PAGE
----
I had to stay in shape for that. I think that was reflected in the types of dancers that were selected, of course, for that ship in particular. It was around that time that I was facing a lot of themes around self-worth in my life. Maybe not feeling worthy because I would have trouble in the studio one day and get flack about it from the coordinator of the shows. I had to really build a tough skin. I was basically dabbling in a bit of personal growth and self-development around the time that we were rehearsing in Miami in particular because I was being challenged so much every day. I found that I could not approach those difficulties with the same mindset that I had always had in myself.

My background

My parents raised me to basically always really work hard for something that you love to be purposeful and to have your own back in every situation. With that background and having the parents that I grew up with, I was basically woke up to the fact that I needed to step up because this was something that I chose for myself. I turned down two traineeships to be there and to experience all that I wanted to experience. I turned that down to grow. I reminded myself, this is what I’m here to do. This was my purpose. And if I give up now or submit to a false negative narrative about my value, then I will not receive the lessons to learn from this experience.  I will not grow and reach that next chapter that is so crucial for personal development.

Positive affirmations

I think it was truly that really made me wake up and have a switch come in my mind to seek outside sources other than what I was being provided at the time, which was basically criticism and corrections and you’re doing this wrong, you do it this way. Oh, that’s good. That’s good, but this could be better. That’s when I was listening to different podcasts on personal development. I came across the notion of positive affirmations and using that to develop a greater sense of connection with yourself and prepare you for whatever you may be experiencing in the few hours ahead or in your day. I had never heard of that before, like affirming to yourself that you are worthy and you can do things.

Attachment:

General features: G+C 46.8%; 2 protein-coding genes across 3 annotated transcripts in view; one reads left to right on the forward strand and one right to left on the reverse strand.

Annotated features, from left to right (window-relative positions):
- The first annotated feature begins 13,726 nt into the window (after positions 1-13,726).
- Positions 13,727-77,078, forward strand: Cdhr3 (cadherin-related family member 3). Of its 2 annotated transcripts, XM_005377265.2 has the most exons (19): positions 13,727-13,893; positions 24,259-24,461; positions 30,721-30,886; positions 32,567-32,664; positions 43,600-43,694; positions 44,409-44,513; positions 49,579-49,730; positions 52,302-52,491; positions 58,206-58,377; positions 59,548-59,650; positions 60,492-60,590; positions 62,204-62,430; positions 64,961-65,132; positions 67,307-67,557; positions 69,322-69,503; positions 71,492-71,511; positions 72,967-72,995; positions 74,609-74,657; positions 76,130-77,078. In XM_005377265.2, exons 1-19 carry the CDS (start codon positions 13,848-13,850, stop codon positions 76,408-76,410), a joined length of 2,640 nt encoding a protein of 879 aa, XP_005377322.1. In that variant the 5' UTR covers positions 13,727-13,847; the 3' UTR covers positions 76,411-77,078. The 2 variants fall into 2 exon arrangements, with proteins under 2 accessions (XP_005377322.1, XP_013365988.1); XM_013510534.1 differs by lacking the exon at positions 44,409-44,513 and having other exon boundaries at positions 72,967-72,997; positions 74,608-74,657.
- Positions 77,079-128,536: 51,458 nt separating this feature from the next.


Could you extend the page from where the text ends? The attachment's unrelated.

I started using that. I woke up one day. I knew that we had a very important rehearsal in front of one of the directors. I was like, I need to know that I’ve got my back and that I can do this. Like no matter what happens, everything will be fine. And I’m here for a reason. I was chosen to be here for a reason. And so I just needed a way to reaffirm that because I felt like I was going down a rabbit hole of fear and doubting my own worth. And so it just started that day. I did like a five-minute positive affirmation after I got up. And it was from that day on that I kept doing it. And that was the beginning of my self-love and personal development story. It started then and basically, my whole experience of that contract was shifted because I began doing that at this time. Building upon that, using meditation, and audible books and just listening to people about what they have to say about their lives and really being curious about other people and coming from a place of love and nonjudgment has gotten me to the place that I am today in personal growth and self-love.

You get out what you put in

I feel like I did grow up with that same mentality of if I get a bad spot in a ballet or a routine, I would basically blame it on outside sources. Like it’s because she’s better. Oh, it’s because she has better feet. Oh, it’s because they like her more. Oh, it’s because I don’t know, her family is giving money to the ballet, whatever excuse it may be in my mind. I would basically outsource my energy to all those different possible reasons as to why I’m not in the place that I want to be. It was until I made that of basically cultivating my own energy and my own willpower within myself to take everything in a more positive light that anything changed for me.

I feel like if more dancers knew this and would approach their work and their training from this place of it coming from you and you are in charge and you get out of this what you put in, I think every dancer would experience a positive change in whatever they feel that they are reaping from their experience in a ballet company, in a summer intensive, in their ballet school, in the parts that they’re given, etc., because I truly did notice that it was that shift in my mind that really catapulted me into self-worth and saying yes and saying that I can do this thing that they’re asking me to do, and if it doesn’t come today, it’ll come tomorrow. A setback now is not a setback for forever.